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Vascular Access Conversation - IVUPDATE Podcast from IVTEAM

"We present the case of a 2-week-old neonate, admitted to the Neonatal Intensive Care Unit (NICU) due to suspected meningitis, who received acyclovir through IO infusion after the venous access was lost and a new one could not be established" De Marca et al (2022).
Neonatal intraosseous acyclovir infusion

Abstract:

Intraosseous (IO) access offers a fast and reliable route for administration of fluids and drugs when intravenous (IV) accesses like umbilical, peripheral, or peripherally inserted central lines fail in critically ill neonates. Several medications can be successfully administered via the IO route, however only limited information is available regarding IO administration of antiviral agents.We present the case of a 2-week-old neonate, admitted to the Neonatal Intensive Care Unit (NICU) due to suspected meningitis, who received acyclovir through IO infusion after the venous access was lost and a new one could not be established. No complications were reported within 12 months of follow up.This report highlights the feasibility of IO acyclovir infusion when IV accesses fail in a critically ill neonate.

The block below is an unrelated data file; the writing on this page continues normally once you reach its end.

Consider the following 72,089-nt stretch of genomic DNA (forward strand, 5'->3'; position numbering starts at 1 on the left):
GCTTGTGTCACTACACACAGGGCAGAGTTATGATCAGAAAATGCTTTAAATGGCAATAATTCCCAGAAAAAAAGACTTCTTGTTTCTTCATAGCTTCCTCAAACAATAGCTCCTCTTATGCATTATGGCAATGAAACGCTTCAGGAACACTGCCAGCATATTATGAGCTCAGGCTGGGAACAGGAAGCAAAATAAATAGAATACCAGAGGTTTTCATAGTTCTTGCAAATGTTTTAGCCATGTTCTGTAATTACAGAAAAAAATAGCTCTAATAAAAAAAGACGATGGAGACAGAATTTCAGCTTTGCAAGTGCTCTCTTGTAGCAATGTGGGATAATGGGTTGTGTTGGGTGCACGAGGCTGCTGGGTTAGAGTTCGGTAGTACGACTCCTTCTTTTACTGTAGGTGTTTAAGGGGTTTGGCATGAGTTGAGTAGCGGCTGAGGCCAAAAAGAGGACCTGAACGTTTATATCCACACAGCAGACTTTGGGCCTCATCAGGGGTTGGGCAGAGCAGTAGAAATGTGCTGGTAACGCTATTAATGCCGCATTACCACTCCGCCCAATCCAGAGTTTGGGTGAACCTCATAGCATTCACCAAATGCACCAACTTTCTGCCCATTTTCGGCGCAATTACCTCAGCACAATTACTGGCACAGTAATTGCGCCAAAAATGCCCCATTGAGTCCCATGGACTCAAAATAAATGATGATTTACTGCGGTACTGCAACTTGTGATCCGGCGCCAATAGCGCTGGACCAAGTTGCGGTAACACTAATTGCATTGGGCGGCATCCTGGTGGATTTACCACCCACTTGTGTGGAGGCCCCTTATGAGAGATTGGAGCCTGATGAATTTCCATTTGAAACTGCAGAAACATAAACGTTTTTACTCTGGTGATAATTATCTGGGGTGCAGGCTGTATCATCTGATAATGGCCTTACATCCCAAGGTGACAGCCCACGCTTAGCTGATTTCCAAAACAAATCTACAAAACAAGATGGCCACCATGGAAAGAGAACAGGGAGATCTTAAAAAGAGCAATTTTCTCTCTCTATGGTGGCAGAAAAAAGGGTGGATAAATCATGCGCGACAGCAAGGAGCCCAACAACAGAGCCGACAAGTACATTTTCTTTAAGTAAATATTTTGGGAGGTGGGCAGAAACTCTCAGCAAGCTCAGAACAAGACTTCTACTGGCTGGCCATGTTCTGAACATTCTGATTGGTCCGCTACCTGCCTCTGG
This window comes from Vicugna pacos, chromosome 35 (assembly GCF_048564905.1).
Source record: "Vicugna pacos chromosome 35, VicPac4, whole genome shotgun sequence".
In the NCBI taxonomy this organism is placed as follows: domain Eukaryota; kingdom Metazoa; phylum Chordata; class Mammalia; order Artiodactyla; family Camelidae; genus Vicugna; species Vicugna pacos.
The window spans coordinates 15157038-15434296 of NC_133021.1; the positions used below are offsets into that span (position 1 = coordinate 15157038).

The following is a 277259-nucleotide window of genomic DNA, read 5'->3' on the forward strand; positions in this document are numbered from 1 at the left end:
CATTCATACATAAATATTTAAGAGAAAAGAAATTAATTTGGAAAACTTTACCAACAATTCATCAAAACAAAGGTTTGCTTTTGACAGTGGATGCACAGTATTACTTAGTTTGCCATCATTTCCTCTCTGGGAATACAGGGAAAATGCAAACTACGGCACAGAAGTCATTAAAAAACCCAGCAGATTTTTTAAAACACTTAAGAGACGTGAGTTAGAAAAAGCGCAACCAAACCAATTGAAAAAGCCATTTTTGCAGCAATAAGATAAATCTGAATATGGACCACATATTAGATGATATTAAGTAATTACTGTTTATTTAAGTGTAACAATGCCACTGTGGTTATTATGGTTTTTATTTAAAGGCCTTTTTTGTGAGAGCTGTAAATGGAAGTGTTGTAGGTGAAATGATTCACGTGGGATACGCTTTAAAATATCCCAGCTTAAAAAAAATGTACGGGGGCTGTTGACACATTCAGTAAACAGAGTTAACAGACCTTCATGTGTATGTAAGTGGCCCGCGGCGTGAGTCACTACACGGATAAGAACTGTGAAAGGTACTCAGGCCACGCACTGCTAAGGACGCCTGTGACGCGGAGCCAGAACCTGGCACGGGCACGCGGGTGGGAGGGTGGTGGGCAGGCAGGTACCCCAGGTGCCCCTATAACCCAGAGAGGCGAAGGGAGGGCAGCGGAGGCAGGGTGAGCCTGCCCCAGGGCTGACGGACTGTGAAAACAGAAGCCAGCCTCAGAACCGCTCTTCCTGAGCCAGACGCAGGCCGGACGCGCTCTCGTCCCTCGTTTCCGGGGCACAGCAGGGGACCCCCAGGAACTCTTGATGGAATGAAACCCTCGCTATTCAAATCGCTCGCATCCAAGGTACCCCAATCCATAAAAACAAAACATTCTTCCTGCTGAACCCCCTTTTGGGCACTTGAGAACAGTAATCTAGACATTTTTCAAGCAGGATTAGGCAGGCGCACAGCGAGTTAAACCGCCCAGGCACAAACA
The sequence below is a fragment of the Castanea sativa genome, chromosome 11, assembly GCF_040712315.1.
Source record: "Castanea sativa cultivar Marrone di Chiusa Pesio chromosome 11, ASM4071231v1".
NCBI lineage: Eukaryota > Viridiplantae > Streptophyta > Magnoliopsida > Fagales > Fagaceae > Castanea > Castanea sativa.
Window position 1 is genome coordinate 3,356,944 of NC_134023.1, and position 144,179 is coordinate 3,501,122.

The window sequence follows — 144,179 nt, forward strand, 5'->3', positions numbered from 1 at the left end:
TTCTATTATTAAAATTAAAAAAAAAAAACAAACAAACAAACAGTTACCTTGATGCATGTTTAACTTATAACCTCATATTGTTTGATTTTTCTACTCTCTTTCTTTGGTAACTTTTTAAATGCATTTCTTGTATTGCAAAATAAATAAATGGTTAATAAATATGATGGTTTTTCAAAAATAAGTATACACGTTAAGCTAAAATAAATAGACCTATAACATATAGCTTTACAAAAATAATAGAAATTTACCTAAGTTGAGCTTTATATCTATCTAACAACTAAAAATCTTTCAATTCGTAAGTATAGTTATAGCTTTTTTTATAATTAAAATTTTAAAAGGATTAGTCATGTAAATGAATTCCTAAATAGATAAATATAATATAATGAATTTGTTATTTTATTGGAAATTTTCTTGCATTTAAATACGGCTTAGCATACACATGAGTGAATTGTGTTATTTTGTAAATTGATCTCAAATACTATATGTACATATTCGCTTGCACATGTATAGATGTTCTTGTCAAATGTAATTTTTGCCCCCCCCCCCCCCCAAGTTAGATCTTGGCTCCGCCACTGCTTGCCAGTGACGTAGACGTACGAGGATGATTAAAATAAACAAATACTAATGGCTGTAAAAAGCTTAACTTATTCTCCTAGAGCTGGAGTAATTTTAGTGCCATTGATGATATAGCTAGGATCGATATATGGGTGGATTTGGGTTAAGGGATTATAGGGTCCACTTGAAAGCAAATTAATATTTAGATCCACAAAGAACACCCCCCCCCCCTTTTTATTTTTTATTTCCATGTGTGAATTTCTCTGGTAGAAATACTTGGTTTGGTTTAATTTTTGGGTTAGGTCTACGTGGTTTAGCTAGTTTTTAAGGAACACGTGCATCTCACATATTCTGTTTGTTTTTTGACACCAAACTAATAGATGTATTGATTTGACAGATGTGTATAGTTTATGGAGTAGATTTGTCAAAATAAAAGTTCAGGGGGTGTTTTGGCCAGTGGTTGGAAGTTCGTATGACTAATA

Reference:

De Marca S, Calafatti M, Romaniello L, Pesce S, Lapolla R, Gizzi C. Intraosseous infusion of acyclovir in a neonate. Ital J Pediatr. 2022 Sep 6;48(1):165. doi: 10.1186/s13052-022-01353-z. PMID: 36068631; PMCID: PMC9446673.